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Definitions of Success Matter in Policy Debates

Doug Mataconis’ post on the immigration debate reminded me of the following from Scott Lemieux of LGM:

Chait and Yglesias note something interesting about the conservative opposition that is almost certain to kill immigration reform. Almost none of the arguments focusing on border security compare the bill to the status quo; instead, the comparison is to some implausible baseline in which the border is entirely “secure.”

I have mentally noted this problem throughout the debate, but have not yet written about it.  For example, Senator Cornyn attempted to amend the Senate bill to require include the following:

1.  100% Situational Awareness – monitoring capability at every segment of Southern border
2.  Full Operational Control – defined as at least 90% apprehension rate along Southern border

There were a number of other strictures (see the link) in the proposal and they all summed to being a) fantasies based on a total misunderstanding of how the world works, b) ridiculously high thresholds designed to kill the legislation, or c) all of the above.

Making perfection, or near-perfection, as a condition for moving forward to implement new policies is a sign of not wanting the new policies to ever come about.

Policy making is about incremental change, especially in a democratic setting.  The comparison is not between the status quo and some imagined reality one wishes to live in, but between the status quo and achievable improvements.  The debate should then be about a) agreement over what achievable improvements to pursue, and, b) whether the cost of moving towards those improvement is worth paying (in time, effort, and treasure).

One of the telling aspects of this debate is that Republican Party does not appear to actually want to improve the status quo, despite how awful that appear to think that it is.  If every proposal is designed to stop policy change, then it is reasonable to conclude that they do not want policy change.  The behaviors also lend credence to the notion that GOP behaviors are driven far more by identity politics than about policy concerns.

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About Steven L. Taylor
Steven L. Taylor is Professor and Chair of Political Science at Troy University. His main areas of expertise include parties, elections, and the institutional design of democracies. He is the author of Voting Amid Violence: Electoral Democracy in Colombia and is currently working on a comparative study of the US to 29 other democracies. He earned his Ph.D. from the University of Texas and his BA from the University of California, Irvine. He has been blogging at PoliBlog since 2003. Follow Steven on Twitter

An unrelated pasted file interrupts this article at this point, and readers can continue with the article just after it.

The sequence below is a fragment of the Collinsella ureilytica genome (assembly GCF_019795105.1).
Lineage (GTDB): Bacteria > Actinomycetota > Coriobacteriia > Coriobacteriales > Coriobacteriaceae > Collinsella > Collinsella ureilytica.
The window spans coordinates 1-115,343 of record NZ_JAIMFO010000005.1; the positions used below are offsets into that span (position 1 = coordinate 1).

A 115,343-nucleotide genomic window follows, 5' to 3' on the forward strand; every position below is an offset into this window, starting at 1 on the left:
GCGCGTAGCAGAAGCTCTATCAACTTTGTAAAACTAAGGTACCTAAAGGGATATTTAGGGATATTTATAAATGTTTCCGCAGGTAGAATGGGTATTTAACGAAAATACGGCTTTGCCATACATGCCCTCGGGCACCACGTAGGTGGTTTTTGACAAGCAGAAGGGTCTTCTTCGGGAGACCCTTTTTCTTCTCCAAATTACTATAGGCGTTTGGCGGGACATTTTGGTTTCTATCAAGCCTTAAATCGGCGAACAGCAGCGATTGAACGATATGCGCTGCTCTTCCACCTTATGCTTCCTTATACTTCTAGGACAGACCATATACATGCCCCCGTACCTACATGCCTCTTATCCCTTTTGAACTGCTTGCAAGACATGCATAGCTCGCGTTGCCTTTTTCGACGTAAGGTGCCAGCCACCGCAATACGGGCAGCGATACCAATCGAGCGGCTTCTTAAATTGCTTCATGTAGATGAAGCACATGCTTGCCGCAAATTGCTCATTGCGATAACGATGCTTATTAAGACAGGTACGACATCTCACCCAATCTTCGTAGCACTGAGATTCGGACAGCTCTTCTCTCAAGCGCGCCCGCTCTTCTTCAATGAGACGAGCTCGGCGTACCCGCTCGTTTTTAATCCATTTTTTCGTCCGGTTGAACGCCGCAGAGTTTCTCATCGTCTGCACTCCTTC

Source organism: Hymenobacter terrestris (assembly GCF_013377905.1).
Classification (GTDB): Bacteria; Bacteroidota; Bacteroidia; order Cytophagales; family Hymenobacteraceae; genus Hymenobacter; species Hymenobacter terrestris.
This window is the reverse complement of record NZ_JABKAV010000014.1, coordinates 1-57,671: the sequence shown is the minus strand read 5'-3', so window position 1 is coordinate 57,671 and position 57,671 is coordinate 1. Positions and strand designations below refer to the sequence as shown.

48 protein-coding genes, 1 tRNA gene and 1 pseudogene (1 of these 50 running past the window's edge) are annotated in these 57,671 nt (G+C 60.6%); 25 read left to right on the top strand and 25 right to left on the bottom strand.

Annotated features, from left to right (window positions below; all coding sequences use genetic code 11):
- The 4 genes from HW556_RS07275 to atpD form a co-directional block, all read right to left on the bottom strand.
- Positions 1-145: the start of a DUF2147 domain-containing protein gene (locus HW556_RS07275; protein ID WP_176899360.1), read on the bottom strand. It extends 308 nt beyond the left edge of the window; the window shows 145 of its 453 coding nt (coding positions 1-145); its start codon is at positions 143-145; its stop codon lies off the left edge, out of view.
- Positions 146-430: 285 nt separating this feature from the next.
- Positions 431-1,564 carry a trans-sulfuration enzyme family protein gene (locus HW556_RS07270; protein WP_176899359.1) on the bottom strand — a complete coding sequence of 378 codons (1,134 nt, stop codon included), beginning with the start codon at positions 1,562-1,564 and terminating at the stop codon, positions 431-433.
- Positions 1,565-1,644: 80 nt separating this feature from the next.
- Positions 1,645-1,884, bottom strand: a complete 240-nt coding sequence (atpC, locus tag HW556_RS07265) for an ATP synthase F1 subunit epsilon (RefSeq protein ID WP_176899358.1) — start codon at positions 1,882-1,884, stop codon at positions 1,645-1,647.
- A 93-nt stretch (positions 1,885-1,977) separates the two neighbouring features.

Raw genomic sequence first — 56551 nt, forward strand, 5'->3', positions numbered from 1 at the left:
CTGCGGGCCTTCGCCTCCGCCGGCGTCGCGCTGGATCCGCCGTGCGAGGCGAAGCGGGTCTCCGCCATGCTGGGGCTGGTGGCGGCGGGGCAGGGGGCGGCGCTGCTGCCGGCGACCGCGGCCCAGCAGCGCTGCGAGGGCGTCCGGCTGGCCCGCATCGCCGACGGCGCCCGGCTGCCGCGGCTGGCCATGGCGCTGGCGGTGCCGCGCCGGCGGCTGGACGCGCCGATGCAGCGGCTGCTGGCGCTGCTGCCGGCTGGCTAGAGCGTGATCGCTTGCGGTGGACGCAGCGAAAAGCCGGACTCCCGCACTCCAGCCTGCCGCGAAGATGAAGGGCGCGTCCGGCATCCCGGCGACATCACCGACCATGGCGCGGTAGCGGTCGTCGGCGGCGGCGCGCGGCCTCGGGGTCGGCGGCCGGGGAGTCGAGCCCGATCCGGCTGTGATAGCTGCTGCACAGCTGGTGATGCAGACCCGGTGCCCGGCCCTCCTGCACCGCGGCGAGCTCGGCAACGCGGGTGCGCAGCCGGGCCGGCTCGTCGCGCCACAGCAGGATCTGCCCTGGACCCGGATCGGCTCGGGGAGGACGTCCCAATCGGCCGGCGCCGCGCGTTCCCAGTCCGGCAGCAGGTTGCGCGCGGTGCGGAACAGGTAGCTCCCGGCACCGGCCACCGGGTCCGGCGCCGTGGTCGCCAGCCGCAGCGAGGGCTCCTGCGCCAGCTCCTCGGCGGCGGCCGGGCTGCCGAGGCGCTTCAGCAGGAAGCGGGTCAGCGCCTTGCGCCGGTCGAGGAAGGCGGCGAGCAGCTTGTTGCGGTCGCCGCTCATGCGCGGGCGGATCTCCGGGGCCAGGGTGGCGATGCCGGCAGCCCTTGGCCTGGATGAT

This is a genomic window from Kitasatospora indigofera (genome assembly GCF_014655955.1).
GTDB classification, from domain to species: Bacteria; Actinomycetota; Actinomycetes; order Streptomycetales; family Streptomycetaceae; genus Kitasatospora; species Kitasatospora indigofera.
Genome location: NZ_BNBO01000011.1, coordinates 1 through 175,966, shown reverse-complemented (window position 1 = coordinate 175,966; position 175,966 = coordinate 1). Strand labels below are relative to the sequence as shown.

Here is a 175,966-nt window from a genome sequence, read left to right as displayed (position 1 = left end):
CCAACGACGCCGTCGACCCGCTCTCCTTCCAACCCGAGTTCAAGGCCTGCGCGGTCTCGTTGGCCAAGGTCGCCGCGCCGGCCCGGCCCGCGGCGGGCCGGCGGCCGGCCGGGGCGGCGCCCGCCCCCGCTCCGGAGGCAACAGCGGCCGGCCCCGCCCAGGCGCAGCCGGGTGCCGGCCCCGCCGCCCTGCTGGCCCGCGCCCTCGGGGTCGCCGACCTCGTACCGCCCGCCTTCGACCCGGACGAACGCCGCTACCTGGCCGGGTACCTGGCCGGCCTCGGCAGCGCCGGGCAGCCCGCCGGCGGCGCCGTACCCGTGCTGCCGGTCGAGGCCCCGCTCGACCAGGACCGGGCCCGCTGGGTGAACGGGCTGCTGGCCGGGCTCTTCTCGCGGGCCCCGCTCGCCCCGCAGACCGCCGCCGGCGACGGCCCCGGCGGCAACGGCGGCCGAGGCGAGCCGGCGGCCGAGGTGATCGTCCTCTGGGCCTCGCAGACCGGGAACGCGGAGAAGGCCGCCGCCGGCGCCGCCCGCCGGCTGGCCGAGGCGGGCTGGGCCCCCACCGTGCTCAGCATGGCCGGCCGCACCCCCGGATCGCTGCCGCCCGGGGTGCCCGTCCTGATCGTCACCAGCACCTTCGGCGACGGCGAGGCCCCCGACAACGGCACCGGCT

Comments

  1. Dave Schuler says:

    I think you’re being a bit hard on the Republicans (not a lot—just a bit). The present Senate bill appears only to offer a level of expenditure on border security rather than any level of performance as the “trigger” metric.. If the objective of Sen. Cornyn’s amendments is to turn the discussion to some level of performance as the trigger and assuming that the present bill has no performance (just expenditure) as the trigger, it’s just the time-hallowed ploy of offering extreme alternatives to compromise somewhere in the middle.

    I’ve criticized that approach in several contexts as just plain poor bargaining technique. Better would be to search for common ground and use that as a basis for an agreement rather than mutually unsatisfying compromises. But that does appear to be the norm for Washington negotiation and so the proposal is at least comprehensible from that standpoint.

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  2. Ron Beasley says:

    1. 100% Situational Awareness – monitoring capability at every segment of Southern border
    2. Full Operational Control – defined as at least 90% apprehension rate along Southern border

    In the late 60s and early 70s I worked for the DIA in Europe interviewing people who escaped from East Block. They had double fences with land mines in between and many guard towers. Enough people still got through to keep me very busy and we had to screen people to find out who might actually have useful information. Cornyn’s requirements are impossible and he knows it.

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  3. Barry says:

    Stephen, any analysis which assumes honest and goodwill from the GOP is flawed from the start.

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